The mere fact that I am writing this post just means so much to me. It’s been announced months ago, but I just feel like sharing.
Let’s get one thing straight here — I generally suck at fighting games. Unless we’re playing Dead or Alive 4 or WWE SmackDown vs. RAW, chances are my ass will be handed to me. But if there’s one genre of video games that I am endeared to, if there’s one genre that despite the simple premise has influenced much of my creative brain, it is the fighting game genre.
It all started on the Sega Genesis.
It’s no surprise I love the Power Rangers. Understatement of the year. But one of the things that I attribute to the franchise was how it later allowed me to grow as a fanboy/nerd for all things — filmmaking, acting, science fiction, fantasy, television production, even video games. The Sega Genesis was the second game console in my household, after our NES broke (I never owned a Super Nintendo). One of the first games my parents bought for my sister and I was the Mighty Morphin Power Rangers game for the console. It made perfect sense, since this was the early 90’s and the Rangers were the shit.
My sister played it a lot but eventually grew out of it. I never did.
Up until the second grade (1999) I still played with my Genesis for this very game. Even when I was 7 or 8 years old, I thought I was being cool for playing retro consoles and nostalgic video games. And mind you, this was around the start of the popularity of emulators, and an 8-year-old really had no business being on the internet, at least at the time. I didn’t join any online communities until 2002, but I digress.
Even at a young age, I dared to be different, nostalgic, and retro. I still bought Red Ranger toys even when the cool thing was to rock Pikachu on your lunchbox. I didn’t really care, I liked what I liked and I didn’t let the trends bother me. Liking fighting games was one of these trends.
Fighting games, at least in my social circles, never really caught on. When Microsoft unleashed the Xbox in 2001 and all the kids on the playground were talking about it, I was the only one clamoring for Dead or Alive 3. Everyone else? Halo, or Dark Summit.
I loved the genre of fighting games. I knew from the start the Power Rangers game was different than the other games my sister and I had bought. I discerned genres from a surprisingly early age because of this. Sonic the Hedgehog as well as Sonic and Knuckles were platformers. Combat Cars was a racer with, obviously, combat elements. Batman Forever was an objective-based platformer. I dabbled with most genres (except for RPGs) from my time playing on my Sega Genesis, but none captivated me more than the fighting genre. True, Power Rangers is the absolute last game that anyone should grow up playing a definitive fighting game. And you’re absolutely right. Thankfully, it wasn’t the only one.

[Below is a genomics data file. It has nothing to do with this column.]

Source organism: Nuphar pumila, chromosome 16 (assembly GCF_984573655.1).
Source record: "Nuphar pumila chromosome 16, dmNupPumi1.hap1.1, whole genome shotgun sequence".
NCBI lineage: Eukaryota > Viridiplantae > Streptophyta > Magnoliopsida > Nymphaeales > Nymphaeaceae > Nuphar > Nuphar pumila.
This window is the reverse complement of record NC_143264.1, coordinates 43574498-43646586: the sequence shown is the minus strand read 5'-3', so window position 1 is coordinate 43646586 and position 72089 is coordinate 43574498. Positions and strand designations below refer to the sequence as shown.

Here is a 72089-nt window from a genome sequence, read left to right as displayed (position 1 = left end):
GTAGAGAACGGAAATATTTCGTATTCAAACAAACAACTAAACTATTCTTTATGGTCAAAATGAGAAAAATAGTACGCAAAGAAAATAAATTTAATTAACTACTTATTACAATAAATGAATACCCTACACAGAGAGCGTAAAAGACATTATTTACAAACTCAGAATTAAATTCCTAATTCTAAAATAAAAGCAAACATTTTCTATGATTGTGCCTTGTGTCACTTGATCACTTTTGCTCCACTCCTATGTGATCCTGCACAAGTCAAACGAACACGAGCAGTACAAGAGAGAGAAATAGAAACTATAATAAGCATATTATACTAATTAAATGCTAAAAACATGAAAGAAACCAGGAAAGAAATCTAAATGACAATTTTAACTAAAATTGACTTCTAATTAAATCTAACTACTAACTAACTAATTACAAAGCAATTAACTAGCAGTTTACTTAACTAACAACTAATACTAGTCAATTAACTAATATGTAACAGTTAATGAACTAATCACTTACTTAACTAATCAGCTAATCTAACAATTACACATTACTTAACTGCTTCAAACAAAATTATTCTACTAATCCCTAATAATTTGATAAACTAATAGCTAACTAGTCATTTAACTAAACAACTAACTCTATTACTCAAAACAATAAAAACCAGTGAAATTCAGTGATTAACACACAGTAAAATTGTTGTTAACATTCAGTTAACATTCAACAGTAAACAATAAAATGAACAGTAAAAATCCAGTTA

The first console that was truly mine and not my sister’s hand-me-down was a Sony PlayStation, which my older brother got for me as a gift. He bought me Tomba! which was fun and colorful, but I spent so, so, so much more time playing the Tekken 3 demo on the demo disc.
It was only a demo, but I didn’t care. I loved the concept of two people duking it out. That’s what I loved about Power Rangers and Tekken 3. No bullshit. Two people. Each side of the screen. The ultimate test of skill. Prepare to strike. Engage.
Around the early winter of 2000, my dad bought me a Sega Dreamcast. What games did I get for it? Dead or Alive 2, Crazy Taxi, Tony Hawk’s ProSkater 1 and 2, NHL 2k1, Shenmue… and Marvel vs. Capcom 2.
I spent that summer on that console. The Sega Dreamcast was, to me, all I ever wanted. The graphics were more than I could have ever dreamed. The VMU was one of the most bad ass things ever. If I could have the VMU beeps as my ringtone now for my iPhone, I would. I truly loved the Dreamcast, and I loved the games for it. One of them in particular was, of course, Marvel vs. Capcom 2.
Unfortunately, I was a cowardly, young gamer and was afraid of defeat. I wasted my time in the practice room activating the special combos just to see the pretty colors instead of polishing my skills to defeat Abyss. But whenever I hear that song, I begin to reminisce. Although I won’t go into personal detail, the memories of playing that game are very, very precious.
Which leads me to now. I took you through a ride of my own memory lane to paint a picture of just how much Marvel vs. Capcom 3 means to me. I was a grade-schooler that wanted to grow up quickly. I watched my sister watch MTV and all the things teenagers were doing, and I wanted to do that. I dressed like them. I acted like them. And, most of all, I played the games that they were playing.
Now, almost a decade later, I am a legitimate adult. I am a freshman in college. I have a dream of what I want to be. And here I am, still talking about video games and Power Rangers. Funny how life turns out.
Anyway, I’m truly excited for Marvel vs. Capcom 3 to hit shelves next year. I bought a Hori Arcade Stick in excitement, and I’ll be dusting it off when the game is out. I predict to get my ass handed to me, but I think we should all be prepared for that. Unless you’re Umehara Daigo or Justin Wong, you’re going to get your ass kicked. HARD.
But no matter. Join me as we drool at the utter amazing amazingness of this wonderful masterpiece. Is it 2011 yet?
Also, if you haven’t already, you need to check out Deadpool’s special. Capcom may have the better roster, but they don’t have that Canadian merc with a mouth.